Jared Brown, CTO and cofounder of Sherish: “iOS first because the iPhone has fewer permutations to develop for. There are only 3 screen sizes, 95 percent of the users are on the latest or second latest OS, and hardware features are nearly identical: in other words, it is a very homogenous platform. Therefore the go-to-market time is less and it’s easier to provide customer support for the same reasons. It will also cost less to develop the iOS version most of the time because of this.”

Ryan Salmons, CTO of Buddytruk: “There were a number of factors that led to developing iOS first. iOS users tend to be a younger and more affluent user base with higher expectations on app performance. We felt that this would be a good gauge for building a quality product that early adopters would approve of. In terms of development, Apple has strict development requirements to ensure that you are pushing a sound mobile application.

Additionally, when developing for iOS, the number of devices that you have to encompass is a fraction of the Android market. Apple does a great job in maintaining a fixed system of devices, which makes it easier on the development end of things. Last, but not least, developing on iOS was more familiar to our developers. We felt it was very important to utilize our developers’ strengths and put them in a comfortable situation for our initial app release.”

William Noto, heynay: “We developed our app heynay on iOS first because the first thing it needed was a catalogue of rental listings. Heynay, being a marketplace for people to rent one another’s stuff faces the classic chicken or egg problem of any online marketplace. Buyers come when sellers are already there. Sellers come when buyers are already there. Since it is free to list we believe that sellers will come and list despite the lack of buyers. We also assume sellers are more likely to use iPhones since iPhones are the more expensive, more prestigious option. ‘Sellers’ in our case are people who own extra stuff that they don’t need. Thus iOS first.”

AJ Weinzettel, iOS developer: “I develop for iOS first and then consider Android after an iOS launch. First off, I am biased towards iOS because I enjoy the look, feel, ease, and ecosystem of iOS over Android. Taking my biased point of view out of the picture though, and looking at the landscape of iOS over Android from a developer standpoint, here are my reasons.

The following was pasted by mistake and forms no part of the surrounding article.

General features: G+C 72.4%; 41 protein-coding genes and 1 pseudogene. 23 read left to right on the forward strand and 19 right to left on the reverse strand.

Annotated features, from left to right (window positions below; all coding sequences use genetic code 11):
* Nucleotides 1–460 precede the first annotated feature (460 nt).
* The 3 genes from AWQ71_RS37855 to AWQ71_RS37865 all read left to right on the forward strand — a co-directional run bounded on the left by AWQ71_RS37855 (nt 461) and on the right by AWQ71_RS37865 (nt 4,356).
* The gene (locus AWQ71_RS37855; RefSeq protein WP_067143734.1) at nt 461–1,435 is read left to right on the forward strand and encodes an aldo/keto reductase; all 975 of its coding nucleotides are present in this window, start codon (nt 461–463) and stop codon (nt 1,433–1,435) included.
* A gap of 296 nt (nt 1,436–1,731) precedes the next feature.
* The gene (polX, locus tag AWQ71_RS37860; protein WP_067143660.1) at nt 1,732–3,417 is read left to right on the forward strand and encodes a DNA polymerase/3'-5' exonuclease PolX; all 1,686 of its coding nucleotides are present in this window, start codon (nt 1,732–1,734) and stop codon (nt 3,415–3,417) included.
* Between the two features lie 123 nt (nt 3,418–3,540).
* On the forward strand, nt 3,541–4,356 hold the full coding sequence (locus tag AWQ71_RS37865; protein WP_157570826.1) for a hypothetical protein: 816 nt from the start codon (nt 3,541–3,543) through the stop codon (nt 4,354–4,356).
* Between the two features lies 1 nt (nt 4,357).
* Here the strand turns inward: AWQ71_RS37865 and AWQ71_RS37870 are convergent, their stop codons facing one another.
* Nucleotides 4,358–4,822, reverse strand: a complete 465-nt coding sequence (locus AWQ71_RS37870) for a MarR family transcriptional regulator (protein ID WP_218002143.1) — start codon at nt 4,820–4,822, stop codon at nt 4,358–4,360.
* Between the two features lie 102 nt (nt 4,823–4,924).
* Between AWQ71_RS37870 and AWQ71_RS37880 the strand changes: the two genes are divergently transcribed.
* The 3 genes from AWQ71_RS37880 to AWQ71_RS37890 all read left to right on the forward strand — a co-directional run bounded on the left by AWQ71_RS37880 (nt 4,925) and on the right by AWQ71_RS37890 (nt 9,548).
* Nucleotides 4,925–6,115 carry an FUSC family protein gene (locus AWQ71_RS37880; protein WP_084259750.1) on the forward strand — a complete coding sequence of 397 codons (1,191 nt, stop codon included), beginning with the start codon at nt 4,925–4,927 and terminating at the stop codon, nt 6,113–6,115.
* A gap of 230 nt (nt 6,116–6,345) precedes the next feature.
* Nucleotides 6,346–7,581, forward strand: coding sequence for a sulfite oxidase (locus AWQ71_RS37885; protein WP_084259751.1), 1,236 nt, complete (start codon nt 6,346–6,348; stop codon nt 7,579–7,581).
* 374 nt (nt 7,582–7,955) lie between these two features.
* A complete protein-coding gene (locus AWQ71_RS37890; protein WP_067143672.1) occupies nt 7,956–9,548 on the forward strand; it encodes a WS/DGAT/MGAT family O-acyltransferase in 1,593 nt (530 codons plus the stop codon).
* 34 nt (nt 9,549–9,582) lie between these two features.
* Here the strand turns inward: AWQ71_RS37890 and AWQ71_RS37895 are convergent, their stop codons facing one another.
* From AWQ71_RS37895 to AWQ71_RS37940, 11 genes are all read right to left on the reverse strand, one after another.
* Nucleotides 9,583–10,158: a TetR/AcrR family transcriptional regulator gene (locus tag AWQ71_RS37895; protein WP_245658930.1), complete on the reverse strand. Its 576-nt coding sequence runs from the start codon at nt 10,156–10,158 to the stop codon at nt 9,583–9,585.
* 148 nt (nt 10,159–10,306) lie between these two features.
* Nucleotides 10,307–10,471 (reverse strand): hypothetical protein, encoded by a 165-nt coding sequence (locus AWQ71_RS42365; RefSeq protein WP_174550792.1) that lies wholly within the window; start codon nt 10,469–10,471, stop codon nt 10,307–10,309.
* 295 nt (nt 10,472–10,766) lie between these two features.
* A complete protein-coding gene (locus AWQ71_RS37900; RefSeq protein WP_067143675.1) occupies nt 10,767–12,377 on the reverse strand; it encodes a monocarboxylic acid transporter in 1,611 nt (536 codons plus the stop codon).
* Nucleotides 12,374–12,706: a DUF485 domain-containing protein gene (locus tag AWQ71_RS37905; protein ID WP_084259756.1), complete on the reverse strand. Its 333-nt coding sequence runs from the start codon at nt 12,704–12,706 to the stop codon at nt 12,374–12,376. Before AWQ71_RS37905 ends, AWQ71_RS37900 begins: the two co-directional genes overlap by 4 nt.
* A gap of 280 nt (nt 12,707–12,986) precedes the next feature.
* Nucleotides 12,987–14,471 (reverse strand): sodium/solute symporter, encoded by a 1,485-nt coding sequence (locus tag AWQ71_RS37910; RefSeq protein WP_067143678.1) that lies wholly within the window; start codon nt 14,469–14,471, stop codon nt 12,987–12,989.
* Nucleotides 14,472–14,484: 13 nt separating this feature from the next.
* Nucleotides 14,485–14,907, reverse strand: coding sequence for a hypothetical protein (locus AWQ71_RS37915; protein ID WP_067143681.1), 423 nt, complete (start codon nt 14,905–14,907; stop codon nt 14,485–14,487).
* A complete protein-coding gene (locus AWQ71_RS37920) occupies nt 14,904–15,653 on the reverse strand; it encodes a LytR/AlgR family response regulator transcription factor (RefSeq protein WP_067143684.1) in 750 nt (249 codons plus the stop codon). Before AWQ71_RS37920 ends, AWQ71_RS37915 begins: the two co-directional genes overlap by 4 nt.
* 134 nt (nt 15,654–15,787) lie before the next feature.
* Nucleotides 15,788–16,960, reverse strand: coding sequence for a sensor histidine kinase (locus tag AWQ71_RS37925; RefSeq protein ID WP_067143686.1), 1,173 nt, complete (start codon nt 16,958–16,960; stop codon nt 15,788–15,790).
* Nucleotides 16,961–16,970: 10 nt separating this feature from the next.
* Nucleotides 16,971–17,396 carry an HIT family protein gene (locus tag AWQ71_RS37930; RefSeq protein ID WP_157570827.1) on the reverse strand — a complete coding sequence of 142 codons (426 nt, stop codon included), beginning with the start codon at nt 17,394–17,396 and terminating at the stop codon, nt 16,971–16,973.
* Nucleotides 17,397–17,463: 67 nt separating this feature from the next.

I greatly appreciate the approval process, as much of a pain in rear it is at times. I enjoy the fact I have to keep my apps up to date with the latest devices and architect the devices support. This ensures the end user is also up to date which makes coding easier. Not to mention that end user support is much easier for an iOS device because the number of devices and iOS versions is way more consistent and smaller than the number of possibilities for an Android end user.

I also know that when Apple opens up a new SDK it will be a great opportunity for developers. Apple will bring in developers to help them, reach out to them and if Apple enjoys an app they will feature and promote on a grander scale than Google will with Android.”

Platform Agnostic

Michael Smith, CEO of Raster: “As a mobile development firm, we develop hundreds of apps per year. When we advise our clients on which platform to develop for first, we first consider their business model and target users. While it is a fact that it is far easier to monetize iOS users, there are circumstances where achieving a large user base takes priority.

In this case, there is a far larger audience using Android phones. With that said, monetization is most often the overarching business goal and, therefore iOS is most often developed first: iOS users are simply more willing to spend money on in-app-purchases (IAP) than Android users are. The other side benefit to iOS first is that it’s easier to test because of less device fragmentation.”